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| Wild Bay Leaf Plant |
Answered by: Inge Poot
Question from: Louis C. Bernasconi
Posted on: December 10, 2006
I moved here to Fulton, Texas, USA, along the bay front. I have in the yard some kind of bay leaf plant growing, it is (or they dozens) about 6 ft tall. The leaves when crushed smell like bay leaves. Many years ago I dug up one from here and used the leaves for cooking all the time. However I noticed that the plants have a dark berry on the leaf stem tip. I did not remember the berries on the plant I dug up. The plant I dug up did not come from this batch of plants. I have heard some bay leaf plants are toxic. Please can you help me with this.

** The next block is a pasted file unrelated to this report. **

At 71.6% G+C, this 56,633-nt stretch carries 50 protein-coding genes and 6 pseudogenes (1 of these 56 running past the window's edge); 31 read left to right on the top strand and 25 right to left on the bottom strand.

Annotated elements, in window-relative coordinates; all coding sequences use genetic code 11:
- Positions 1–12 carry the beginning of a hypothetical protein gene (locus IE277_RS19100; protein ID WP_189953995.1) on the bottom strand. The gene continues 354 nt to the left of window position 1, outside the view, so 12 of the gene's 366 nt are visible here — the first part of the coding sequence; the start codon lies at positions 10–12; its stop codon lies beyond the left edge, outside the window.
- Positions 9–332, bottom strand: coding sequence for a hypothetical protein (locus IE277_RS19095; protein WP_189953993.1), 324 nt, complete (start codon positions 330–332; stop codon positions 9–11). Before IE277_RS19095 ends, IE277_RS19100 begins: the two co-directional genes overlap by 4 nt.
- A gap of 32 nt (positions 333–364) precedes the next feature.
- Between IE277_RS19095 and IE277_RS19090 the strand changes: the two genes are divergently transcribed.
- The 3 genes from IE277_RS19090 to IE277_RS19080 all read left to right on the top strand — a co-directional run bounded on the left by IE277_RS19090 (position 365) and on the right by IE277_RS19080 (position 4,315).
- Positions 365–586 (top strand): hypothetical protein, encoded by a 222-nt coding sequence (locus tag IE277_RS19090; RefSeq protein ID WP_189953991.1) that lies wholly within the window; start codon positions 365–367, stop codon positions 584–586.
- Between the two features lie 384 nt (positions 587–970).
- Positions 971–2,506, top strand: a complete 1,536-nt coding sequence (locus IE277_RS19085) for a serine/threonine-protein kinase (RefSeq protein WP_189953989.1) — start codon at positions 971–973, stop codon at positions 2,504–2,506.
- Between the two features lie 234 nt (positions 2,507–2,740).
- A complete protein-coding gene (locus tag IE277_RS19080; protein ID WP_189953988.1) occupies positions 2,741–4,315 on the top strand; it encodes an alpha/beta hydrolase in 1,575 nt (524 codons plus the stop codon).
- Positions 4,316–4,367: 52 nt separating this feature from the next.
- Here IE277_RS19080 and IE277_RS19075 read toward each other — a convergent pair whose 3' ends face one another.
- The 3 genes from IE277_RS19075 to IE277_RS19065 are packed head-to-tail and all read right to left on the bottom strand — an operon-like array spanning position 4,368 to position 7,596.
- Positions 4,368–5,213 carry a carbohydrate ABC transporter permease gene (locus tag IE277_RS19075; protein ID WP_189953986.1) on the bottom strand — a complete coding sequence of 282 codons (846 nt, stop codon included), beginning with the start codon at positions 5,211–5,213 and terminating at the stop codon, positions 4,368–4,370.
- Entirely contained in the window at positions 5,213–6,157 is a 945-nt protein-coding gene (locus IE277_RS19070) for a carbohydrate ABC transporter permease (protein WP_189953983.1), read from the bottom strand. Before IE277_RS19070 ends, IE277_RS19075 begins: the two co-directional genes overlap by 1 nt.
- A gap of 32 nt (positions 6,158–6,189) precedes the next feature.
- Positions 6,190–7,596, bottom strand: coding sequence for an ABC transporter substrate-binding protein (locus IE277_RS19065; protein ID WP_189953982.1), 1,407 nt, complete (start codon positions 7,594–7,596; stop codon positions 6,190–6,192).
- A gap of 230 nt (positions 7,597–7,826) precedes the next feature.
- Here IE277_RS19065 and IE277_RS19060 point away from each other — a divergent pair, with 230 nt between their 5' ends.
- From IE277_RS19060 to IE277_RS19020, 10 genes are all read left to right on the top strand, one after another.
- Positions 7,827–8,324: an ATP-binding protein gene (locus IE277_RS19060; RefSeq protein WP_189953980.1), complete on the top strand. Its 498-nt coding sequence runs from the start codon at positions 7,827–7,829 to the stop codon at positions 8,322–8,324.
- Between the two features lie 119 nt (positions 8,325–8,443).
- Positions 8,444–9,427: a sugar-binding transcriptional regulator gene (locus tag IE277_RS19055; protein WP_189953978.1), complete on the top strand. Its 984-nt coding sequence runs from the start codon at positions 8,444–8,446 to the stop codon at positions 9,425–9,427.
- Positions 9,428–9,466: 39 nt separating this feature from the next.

P.S. If you have any literature on the good or the toxic varieties that would help.
Bay leaf plants produce clusters of cream-yellow small flowers with conspicuous stamens from the leaf axils of leaves located near the tips of branches. The flowers later become dark purple berries. However, the shape and leathery texture of bay leaves is very common amongst tropical plants, some of which are of course toxic. For this reason, I think you are taking quite a chance, by trying to use a wild plant if you are not sure of its ID. Consult "The Encyclopedia of Herbs & Their Uses" by Deni Bown (also available from Richters under catalogue number B2730). Under Laurus nobilis you will find a photo of three different leaf forms found in the species, as well as a picture of the flowers.